End of Brazil Exchange Program Could Cost Michigan Universities Millions of Dollars





Featured_screen_shot_2016-05-29_at_7.16.59_pm_21939
Dilma Rousseff

Many Michigan universities will likely find their pockets a bit lighter this fall.

As Brazil president Dilma Rousseff defends herself against accusations that she borrowed from banks to cover up the country's deficit prior to her re-election in 2014, a program that has sent about 25,000 Brazilian students to the U.S. since 2011, has been put on hold. Rouseff has been suspended from office.  

Termination of the program will  result in a $5 million revenue loss this Fall for Michigan schools that received out-of-state tuition costs from these students, including the University of Michigan, Michigan State University, Wayne State University, Western Michigan University and University of Detroit- Mercy, according to Crain's Detroit Business.

Students enrolled in the Brazil Scientific Mobility Program typically spend two years studying in Brazil, then a year studying in the U.S. in order to become globally competitive, according to an article by Chad Halcom of Crain's Detroit Business. They then complete a summer internship with a local Michigan business and return to Brazil for a third year of studying.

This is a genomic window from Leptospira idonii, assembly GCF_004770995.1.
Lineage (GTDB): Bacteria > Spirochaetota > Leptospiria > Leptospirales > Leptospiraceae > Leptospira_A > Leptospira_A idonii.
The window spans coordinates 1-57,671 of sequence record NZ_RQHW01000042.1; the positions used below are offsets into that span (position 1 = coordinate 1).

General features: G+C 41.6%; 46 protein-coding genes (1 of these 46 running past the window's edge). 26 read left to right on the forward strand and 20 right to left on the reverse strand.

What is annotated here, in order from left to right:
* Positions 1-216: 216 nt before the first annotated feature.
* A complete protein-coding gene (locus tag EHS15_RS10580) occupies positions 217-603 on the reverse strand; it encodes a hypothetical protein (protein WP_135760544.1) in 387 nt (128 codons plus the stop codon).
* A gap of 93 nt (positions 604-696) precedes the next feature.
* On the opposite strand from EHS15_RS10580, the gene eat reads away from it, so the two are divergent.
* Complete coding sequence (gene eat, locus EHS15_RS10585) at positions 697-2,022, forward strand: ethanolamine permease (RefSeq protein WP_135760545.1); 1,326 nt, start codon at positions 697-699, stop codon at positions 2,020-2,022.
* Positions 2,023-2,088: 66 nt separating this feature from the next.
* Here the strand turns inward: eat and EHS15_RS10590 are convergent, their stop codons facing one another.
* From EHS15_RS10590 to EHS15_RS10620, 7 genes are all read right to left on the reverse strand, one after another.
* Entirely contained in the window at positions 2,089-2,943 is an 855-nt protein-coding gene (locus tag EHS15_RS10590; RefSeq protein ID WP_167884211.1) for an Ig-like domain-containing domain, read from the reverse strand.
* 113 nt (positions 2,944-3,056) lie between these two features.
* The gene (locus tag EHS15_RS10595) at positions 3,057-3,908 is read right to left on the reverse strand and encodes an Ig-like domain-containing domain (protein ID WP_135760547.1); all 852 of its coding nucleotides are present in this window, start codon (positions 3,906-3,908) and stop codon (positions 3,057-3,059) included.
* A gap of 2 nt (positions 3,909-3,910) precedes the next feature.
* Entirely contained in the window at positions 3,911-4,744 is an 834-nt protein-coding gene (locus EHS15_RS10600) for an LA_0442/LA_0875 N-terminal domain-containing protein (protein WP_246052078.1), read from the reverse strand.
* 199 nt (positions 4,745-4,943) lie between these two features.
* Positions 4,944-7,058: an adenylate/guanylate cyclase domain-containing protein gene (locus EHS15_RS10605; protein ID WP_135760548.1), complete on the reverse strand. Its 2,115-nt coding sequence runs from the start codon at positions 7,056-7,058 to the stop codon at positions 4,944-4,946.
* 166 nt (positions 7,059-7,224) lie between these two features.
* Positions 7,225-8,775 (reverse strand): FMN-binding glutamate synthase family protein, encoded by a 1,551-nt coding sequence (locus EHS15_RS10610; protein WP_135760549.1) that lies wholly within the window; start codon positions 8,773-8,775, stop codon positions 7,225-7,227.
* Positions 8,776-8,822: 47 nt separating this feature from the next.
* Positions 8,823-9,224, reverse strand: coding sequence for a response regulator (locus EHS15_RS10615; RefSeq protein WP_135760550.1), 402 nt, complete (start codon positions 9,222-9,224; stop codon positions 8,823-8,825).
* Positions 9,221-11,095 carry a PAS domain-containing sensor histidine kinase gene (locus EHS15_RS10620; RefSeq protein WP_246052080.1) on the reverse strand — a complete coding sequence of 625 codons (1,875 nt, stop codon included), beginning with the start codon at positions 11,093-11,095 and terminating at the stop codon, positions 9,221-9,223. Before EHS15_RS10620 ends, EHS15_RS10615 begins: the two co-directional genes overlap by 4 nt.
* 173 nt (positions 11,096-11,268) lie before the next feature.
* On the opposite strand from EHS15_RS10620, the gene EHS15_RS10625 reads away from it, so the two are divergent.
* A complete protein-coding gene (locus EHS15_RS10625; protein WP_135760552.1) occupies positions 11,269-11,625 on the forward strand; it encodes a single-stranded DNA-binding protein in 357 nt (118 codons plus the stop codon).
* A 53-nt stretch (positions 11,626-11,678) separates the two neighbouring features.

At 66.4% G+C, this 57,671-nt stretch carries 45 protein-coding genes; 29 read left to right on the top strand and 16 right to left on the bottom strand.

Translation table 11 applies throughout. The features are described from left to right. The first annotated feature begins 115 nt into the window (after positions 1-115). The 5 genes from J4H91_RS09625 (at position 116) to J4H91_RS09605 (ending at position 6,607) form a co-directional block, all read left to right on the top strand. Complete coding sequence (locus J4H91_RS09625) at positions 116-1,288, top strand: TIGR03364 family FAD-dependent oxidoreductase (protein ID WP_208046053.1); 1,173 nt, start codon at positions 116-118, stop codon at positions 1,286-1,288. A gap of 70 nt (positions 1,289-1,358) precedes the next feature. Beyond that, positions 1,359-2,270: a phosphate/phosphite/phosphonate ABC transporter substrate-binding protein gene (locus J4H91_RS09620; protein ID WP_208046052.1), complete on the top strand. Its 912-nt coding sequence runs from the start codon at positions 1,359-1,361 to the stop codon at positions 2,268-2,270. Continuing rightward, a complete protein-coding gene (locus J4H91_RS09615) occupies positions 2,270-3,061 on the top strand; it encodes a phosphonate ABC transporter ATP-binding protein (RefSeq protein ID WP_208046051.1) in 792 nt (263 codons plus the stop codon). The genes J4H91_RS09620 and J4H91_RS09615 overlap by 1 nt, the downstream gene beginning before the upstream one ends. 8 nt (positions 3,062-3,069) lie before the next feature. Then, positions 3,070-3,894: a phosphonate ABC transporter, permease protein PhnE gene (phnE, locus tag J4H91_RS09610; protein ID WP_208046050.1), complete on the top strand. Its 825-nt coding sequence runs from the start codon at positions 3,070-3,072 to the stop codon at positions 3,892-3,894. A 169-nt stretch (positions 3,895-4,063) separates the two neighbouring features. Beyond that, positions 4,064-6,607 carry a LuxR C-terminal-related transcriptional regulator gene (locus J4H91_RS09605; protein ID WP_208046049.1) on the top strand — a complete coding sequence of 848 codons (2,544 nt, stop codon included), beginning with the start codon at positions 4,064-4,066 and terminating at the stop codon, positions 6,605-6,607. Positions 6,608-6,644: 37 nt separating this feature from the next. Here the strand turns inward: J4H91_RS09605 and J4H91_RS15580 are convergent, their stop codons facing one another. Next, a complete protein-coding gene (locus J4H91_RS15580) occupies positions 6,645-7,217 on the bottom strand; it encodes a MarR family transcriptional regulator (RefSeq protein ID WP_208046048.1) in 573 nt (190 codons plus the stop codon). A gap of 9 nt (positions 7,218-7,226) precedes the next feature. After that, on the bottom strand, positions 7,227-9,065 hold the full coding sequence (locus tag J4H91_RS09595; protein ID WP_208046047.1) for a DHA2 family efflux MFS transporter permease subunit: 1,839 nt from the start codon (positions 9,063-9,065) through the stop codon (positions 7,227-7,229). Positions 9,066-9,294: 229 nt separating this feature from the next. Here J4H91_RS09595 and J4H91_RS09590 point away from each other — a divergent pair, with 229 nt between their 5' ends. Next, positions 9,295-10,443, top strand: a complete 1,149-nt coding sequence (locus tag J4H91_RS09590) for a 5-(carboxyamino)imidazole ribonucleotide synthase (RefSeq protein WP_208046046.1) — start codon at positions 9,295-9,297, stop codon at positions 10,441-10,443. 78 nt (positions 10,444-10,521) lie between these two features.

Wayne State University was the third-largest host school in the nation, as it hosted 200 students in 2014 and 54 students this year. This generated about $2 million last year.

Western Michigan University took in 31 students this year and generated about $1 million from the program. 

"It's a shame since we actually had some great students come because of the program. We're saddened to see this happen," Darnishia Slade, director of international programs and services at Michigan Tech, told Crain's Detroit Business. "There were rumors starting early this year, but they didn't go into much detail."

 

Read more:  Crain's Detroit Business






Email Signup
Maximize
Send us your email address and we’ll send you the best of Detroit!
Ajax-loader